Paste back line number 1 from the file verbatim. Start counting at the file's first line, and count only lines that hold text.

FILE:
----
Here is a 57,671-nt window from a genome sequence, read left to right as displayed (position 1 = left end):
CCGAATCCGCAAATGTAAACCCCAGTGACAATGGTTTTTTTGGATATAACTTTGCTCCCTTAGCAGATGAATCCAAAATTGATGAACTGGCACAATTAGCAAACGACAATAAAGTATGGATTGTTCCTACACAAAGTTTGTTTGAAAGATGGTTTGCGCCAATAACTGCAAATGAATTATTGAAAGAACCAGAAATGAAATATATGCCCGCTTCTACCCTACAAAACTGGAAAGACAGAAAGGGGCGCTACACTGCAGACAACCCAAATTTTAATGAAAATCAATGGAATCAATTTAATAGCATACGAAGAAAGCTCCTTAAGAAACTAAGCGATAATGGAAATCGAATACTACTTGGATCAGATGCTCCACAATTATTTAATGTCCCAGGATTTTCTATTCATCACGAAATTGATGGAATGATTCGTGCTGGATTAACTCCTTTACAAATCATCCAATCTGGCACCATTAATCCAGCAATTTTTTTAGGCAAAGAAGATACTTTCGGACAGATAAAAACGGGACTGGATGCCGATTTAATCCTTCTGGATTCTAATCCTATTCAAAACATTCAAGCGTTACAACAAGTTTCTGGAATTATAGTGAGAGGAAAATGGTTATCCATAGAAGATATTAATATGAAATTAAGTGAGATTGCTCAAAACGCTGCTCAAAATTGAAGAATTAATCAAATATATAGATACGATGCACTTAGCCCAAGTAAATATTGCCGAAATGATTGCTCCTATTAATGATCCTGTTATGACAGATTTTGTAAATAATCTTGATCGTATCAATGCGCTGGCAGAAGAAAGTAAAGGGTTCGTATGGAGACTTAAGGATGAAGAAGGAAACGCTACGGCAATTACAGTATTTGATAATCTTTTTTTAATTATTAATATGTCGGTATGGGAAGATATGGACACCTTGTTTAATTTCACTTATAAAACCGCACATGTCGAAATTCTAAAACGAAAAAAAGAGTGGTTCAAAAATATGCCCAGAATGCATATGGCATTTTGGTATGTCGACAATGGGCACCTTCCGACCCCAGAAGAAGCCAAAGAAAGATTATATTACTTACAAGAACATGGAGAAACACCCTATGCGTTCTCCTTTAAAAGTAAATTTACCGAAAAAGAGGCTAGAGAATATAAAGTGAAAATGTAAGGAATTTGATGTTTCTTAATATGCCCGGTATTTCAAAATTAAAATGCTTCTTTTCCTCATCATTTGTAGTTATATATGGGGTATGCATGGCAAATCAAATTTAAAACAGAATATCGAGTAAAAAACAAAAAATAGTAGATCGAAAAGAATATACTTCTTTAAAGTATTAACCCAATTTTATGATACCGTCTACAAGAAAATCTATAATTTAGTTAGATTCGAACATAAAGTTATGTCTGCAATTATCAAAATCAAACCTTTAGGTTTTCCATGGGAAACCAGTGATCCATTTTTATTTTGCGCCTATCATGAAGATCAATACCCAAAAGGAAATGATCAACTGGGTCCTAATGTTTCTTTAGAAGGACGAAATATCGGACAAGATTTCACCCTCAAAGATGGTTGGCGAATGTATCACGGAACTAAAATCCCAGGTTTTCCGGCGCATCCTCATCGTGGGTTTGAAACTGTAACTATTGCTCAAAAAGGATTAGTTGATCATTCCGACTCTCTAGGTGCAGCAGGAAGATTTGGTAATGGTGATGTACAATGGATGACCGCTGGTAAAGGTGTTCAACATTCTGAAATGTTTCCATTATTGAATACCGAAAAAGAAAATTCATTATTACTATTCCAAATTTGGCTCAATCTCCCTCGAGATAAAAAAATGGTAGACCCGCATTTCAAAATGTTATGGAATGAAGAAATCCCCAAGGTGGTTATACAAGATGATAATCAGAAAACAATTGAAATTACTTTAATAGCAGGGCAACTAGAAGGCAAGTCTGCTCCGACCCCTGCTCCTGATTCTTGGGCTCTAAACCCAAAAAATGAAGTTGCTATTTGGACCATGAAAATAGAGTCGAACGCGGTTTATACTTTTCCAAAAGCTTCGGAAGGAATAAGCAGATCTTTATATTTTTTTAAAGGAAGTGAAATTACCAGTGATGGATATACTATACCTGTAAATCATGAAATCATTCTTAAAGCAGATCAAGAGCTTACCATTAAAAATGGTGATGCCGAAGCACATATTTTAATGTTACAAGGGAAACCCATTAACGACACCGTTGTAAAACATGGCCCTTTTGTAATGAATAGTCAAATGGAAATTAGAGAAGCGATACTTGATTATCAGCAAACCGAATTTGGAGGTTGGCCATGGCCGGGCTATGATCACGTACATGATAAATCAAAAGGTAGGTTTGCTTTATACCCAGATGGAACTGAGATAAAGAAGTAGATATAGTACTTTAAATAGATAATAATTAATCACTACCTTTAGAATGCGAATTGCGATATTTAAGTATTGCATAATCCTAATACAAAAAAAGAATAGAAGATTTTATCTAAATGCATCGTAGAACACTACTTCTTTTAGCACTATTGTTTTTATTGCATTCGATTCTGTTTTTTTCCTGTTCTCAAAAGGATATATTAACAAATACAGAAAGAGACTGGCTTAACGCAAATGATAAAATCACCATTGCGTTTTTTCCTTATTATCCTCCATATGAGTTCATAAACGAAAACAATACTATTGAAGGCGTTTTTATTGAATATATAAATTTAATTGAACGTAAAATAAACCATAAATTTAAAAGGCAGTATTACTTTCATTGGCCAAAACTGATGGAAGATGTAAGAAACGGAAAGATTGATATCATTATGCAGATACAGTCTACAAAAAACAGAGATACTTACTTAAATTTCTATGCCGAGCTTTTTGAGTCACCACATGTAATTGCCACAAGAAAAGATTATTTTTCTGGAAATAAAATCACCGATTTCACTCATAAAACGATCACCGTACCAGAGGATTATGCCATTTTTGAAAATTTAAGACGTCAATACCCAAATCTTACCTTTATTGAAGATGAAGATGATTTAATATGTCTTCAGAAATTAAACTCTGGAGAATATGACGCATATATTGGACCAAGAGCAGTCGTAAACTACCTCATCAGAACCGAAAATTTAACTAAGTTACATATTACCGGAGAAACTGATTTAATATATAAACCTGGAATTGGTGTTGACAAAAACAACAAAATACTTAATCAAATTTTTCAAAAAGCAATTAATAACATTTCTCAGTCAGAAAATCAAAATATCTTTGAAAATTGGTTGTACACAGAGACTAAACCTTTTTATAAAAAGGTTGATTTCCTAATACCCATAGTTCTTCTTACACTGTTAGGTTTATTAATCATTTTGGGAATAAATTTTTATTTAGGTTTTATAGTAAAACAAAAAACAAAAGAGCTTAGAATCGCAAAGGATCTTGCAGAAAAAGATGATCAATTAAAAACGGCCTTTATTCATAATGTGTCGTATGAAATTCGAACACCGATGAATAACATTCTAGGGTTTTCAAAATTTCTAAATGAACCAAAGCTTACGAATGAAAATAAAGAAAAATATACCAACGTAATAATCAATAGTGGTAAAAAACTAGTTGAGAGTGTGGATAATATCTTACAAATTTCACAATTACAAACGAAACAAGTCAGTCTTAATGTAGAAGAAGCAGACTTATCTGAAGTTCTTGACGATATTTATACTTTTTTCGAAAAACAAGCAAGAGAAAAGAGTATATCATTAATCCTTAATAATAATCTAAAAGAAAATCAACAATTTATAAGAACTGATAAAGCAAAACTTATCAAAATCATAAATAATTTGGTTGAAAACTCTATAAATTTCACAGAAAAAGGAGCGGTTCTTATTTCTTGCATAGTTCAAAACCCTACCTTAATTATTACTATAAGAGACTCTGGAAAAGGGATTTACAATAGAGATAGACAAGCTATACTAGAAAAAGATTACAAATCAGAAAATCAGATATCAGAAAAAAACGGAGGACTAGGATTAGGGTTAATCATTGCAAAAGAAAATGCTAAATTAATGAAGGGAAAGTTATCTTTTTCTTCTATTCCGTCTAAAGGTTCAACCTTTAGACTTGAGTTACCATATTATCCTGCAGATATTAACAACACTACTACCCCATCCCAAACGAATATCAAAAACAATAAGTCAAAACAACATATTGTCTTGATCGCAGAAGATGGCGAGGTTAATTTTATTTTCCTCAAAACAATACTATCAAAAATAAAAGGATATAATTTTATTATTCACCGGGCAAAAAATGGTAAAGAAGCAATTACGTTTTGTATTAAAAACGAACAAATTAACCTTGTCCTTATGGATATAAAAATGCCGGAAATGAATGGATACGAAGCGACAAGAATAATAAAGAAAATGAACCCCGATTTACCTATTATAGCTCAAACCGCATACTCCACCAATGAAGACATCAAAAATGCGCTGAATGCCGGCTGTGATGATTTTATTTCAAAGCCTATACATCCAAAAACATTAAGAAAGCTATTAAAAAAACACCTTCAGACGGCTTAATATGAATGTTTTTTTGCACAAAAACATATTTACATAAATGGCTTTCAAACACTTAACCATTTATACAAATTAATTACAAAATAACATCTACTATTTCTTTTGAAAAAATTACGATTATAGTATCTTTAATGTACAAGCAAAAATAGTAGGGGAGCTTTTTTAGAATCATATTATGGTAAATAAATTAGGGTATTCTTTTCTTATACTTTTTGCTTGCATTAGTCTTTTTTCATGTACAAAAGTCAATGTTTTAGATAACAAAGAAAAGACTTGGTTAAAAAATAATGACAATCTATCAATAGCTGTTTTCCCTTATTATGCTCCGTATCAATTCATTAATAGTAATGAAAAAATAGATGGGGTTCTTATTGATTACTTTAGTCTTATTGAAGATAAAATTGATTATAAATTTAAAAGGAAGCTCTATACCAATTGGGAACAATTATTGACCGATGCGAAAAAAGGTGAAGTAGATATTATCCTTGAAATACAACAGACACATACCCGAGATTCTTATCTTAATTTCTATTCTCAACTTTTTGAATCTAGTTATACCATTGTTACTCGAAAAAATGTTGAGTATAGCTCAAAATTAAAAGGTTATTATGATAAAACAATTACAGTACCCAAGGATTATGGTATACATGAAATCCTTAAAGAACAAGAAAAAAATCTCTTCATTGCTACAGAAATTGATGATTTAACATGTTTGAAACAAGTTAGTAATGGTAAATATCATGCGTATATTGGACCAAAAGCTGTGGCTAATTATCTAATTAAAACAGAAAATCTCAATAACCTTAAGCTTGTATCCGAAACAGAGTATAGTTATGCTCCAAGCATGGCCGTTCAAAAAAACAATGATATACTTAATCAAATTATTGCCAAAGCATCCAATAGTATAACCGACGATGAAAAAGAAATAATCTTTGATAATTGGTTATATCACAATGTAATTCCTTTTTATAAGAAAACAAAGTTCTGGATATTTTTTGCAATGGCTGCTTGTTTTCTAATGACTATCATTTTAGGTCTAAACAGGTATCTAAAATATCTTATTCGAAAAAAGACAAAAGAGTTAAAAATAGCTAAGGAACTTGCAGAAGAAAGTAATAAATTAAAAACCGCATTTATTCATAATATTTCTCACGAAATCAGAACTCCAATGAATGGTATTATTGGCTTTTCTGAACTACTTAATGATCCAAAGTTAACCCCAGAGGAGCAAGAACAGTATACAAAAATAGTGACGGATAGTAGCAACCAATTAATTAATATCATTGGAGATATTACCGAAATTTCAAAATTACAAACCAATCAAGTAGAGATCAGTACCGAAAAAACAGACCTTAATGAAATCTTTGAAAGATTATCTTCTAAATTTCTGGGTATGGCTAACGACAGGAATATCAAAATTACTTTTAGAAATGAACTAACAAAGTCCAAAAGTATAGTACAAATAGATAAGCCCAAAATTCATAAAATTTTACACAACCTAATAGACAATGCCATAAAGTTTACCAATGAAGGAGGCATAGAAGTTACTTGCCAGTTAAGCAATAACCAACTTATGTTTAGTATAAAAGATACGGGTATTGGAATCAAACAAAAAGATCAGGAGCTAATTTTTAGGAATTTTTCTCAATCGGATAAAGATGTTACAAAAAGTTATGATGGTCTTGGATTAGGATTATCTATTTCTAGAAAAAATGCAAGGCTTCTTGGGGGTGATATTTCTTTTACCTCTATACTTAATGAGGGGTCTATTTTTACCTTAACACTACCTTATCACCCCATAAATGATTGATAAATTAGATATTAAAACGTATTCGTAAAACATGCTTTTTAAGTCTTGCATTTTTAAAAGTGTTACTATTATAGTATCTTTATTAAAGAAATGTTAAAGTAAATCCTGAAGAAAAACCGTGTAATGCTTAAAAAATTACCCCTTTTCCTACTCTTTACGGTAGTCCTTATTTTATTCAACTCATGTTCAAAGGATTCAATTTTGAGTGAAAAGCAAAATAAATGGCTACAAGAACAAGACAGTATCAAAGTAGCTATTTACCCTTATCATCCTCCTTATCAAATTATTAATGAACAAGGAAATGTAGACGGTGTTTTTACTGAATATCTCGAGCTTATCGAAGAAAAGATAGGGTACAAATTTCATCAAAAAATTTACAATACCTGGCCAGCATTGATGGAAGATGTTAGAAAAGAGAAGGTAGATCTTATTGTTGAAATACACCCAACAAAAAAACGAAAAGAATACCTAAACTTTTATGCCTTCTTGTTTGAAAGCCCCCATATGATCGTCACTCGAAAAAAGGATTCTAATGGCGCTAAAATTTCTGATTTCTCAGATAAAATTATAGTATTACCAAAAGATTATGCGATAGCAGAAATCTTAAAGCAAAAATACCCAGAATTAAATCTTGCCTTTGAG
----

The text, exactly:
Here is a 57,671-nt window from a genome sequence, read left to right as displayed (position 1 = left end):